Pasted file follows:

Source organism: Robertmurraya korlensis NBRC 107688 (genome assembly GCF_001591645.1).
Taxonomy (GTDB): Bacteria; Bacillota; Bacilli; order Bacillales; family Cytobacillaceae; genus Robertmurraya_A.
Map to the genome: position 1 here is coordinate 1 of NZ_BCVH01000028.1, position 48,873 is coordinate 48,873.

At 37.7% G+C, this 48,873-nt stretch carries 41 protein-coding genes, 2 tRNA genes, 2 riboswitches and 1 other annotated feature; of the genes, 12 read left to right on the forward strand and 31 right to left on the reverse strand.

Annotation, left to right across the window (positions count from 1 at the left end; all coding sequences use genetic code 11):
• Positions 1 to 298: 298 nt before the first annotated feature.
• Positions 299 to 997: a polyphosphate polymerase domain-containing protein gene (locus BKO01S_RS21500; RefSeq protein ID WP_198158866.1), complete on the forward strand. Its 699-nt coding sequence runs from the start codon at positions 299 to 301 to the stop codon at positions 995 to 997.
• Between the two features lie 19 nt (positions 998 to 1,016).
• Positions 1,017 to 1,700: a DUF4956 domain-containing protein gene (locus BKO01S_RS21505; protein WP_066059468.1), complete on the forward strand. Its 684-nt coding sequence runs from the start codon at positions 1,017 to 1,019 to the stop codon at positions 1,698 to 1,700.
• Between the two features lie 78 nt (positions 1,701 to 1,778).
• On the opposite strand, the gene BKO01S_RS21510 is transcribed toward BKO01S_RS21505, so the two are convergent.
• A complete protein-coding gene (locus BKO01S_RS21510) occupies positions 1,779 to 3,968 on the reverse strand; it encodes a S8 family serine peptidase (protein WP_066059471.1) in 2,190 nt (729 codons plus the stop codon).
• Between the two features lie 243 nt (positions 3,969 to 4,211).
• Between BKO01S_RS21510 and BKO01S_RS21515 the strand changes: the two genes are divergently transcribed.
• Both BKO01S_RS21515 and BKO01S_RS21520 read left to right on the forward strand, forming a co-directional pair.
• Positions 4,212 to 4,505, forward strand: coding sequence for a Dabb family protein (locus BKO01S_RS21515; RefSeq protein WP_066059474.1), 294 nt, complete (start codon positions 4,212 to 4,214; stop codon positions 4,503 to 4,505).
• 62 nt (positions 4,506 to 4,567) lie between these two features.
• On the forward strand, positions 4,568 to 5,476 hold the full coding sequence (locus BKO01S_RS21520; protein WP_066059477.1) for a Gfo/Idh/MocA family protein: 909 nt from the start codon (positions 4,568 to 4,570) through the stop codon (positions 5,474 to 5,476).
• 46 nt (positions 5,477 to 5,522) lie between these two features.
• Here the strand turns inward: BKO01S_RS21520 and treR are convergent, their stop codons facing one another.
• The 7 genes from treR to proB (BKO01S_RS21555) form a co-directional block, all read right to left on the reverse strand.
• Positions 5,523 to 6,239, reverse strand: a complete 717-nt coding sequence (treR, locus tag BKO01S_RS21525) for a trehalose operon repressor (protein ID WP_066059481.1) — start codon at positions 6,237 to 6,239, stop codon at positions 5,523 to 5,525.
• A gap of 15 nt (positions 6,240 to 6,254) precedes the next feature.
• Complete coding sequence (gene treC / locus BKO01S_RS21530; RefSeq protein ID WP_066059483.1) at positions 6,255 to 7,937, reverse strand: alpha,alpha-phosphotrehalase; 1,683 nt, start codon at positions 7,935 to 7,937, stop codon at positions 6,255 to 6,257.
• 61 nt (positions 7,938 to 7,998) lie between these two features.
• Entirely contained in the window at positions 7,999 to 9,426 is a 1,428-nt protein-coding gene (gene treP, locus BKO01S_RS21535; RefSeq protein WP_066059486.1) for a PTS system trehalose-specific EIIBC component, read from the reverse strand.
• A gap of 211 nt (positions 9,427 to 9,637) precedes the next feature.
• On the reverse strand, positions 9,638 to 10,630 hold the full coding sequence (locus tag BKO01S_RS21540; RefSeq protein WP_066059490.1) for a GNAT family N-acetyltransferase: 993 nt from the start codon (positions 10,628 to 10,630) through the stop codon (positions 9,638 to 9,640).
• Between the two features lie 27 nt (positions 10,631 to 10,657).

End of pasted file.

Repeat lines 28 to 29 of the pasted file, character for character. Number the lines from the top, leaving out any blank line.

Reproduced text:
• On the reverse strand, positions 9,638 to 10,630 hold the full coding sequence (locus tag BKO01S_RS21540; RefSeq protein WP_066059490.1) for a GNAT family N-acetyltransferase: 993 nt from the start codon (positions 10,628 to 10,630) through the stop codon (positions 9,638 to 9,640).
• Between the two features lie 27 nt (positions 10,631 to 10,657).